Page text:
Vietnam offers single-entry eVisas online, in what I thought was a quick and painless process until I applied for our Cambodian visas, which made the Vietnam application look like a goat rodeo in comparison. Multi-entry Vietnam visas are much more expensive, and don’t seem to be available online, so in the interest of simplifying life a bit, we re-structured our itinerary so that we’d only be entering Vietnam once.
This is somewhat counter-intuitive in terms of distances and relative geography, but in many ways makes things a little easier.
Based on your experiences, and the relatively short timeframe for this trip, we cut out any potential overnight train rides. I’m a little bummed about that, because I think it would be a unique thing to do, but given everything involved that’s probably a solo or with-husbands-not-moms transportation option.
Instead we’re flying between all of our destinations, and given the density of our trip I prioritized non-stop flights whenever possible. While Vietnam is well-connected by air, Laos isn’t to the same extent, and I didn’t want to spend 6-7 hours taking two flights with a connection when a non-stop flight even theoretically existed.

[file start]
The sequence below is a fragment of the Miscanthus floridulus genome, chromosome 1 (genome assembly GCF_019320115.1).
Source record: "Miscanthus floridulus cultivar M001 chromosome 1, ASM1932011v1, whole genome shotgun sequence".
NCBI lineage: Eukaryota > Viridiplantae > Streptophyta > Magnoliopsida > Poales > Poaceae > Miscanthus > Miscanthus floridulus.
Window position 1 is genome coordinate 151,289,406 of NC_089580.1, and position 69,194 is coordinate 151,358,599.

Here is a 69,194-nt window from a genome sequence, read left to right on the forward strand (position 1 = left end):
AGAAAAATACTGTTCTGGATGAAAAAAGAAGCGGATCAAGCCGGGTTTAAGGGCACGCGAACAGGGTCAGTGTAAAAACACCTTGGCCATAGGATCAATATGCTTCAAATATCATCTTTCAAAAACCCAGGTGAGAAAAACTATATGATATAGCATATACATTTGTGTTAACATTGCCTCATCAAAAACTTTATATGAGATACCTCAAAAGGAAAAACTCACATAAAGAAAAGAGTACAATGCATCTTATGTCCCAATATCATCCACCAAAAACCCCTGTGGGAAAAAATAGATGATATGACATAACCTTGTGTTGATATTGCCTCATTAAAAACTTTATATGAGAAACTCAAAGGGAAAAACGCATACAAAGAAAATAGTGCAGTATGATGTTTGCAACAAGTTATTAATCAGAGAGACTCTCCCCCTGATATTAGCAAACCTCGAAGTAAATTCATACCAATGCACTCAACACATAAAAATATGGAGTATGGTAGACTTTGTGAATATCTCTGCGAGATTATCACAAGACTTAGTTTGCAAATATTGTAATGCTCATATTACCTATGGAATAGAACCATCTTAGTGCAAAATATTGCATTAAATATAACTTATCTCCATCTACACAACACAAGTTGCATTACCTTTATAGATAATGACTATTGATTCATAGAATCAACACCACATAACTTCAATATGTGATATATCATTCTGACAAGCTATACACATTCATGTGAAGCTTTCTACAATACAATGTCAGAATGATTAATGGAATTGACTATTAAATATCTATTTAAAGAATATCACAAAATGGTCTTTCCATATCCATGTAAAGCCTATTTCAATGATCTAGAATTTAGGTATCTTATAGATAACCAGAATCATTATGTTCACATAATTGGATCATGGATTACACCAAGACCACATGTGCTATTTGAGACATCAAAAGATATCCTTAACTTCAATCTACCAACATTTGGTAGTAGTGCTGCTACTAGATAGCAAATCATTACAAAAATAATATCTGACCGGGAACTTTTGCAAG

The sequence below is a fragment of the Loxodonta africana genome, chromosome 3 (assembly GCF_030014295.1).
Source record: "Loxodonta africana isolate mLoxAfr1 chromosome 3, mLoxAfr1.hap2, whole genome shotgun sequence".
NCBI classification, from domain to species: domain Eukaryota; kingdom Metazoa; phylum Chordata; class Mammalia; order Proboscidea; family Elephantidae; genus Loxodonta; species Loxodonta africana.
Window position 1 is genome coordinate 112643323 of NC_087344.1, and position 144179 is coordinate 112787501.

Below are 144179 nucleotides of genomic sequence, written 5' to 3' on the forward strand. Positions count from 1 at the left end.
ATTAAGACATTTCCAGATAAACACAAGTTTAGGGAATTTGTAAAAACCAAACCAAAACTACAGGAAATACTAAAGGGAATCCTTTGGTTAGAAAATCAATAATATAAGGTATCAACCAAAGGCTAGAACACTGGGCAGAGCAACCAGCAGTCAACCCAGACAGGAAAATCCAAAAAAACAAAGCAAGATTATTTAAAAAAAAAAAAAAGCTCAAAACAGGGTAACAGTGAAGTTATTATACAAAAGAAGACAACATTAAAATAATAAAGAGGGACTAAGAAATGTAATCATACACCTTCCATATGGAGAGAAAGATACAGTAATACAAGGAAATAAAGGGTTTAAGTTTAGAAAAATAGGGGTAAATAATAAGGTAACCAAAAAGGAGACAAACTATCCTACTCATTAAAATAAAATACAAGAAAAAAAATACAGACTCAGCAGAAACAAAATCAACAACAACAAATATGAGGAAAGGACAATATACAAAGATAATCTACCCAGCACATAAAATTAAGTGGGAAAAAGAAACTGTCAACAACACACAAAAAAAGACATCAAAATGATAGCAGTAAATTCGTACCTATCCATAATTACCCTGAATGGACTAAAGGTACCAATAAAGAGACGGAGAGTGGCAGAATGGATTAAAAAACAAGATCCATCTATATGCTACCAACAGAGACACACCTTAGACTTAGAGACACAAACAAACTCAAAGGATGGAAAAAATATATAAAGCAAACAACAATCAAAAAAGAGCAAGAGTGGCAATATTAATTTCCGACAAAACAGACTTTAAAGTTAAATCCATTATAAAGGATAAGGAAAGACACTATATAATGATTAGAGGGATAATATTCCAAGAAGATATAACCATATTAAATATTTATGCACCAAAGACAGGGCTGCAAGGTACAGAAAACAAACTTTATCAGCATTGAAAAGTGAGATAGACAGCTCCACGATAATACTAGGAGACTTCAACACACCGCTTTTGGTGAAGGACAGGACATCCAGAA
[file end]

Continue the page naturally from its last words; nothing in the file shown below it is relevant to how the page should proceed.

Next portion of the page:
So for example, there are non-stop flights between Luang Prabang and Siem Reap, but not to Phnom Penh. And there are flights to/from Singapore and several cities in Thailand, but the only Vietnamese city with non-stop flights to Luang Prabang is Hanoi.
That made the obvious decision for the latter part of our itinerary to be Hanoi > Luang Prabang > Siem Reap > Phnom Penh.
The times of these flights have also had an outsized impact. On the day that makes sense for us to fly from Hanoi to Luang Prabang there is only one flight (other days have multiple frequencies), and it’s at 7PM. Thus we’ve worked backwards from that to determine when we want to arrive in Hanoi, how we’ll structure our activities, etc.
Weather (and wardrobes)
This is one of those aspects that could totally have gone the other way — it’s not like you can’t just pack to accommodate whatever weather you might encounter — but in the interest of streamlining and making it easier for our moms, we’re trying to stick to just a few microclimates.
Thus once we decided we definitely wanted to spend time in Luang Prabang and Siem Reap (where it is likely to be very warm), we chose to limit our time in the cooler climates of northern Vietnam. I’ll just have to go back!
And rather than staying in Da Nang (which has some nice-looking beach resorts), our time on the central coast will be spent in the thick of Hoi An’s Ancient Town, since that seems like it will be a better base for us if it does indeed rain everyday.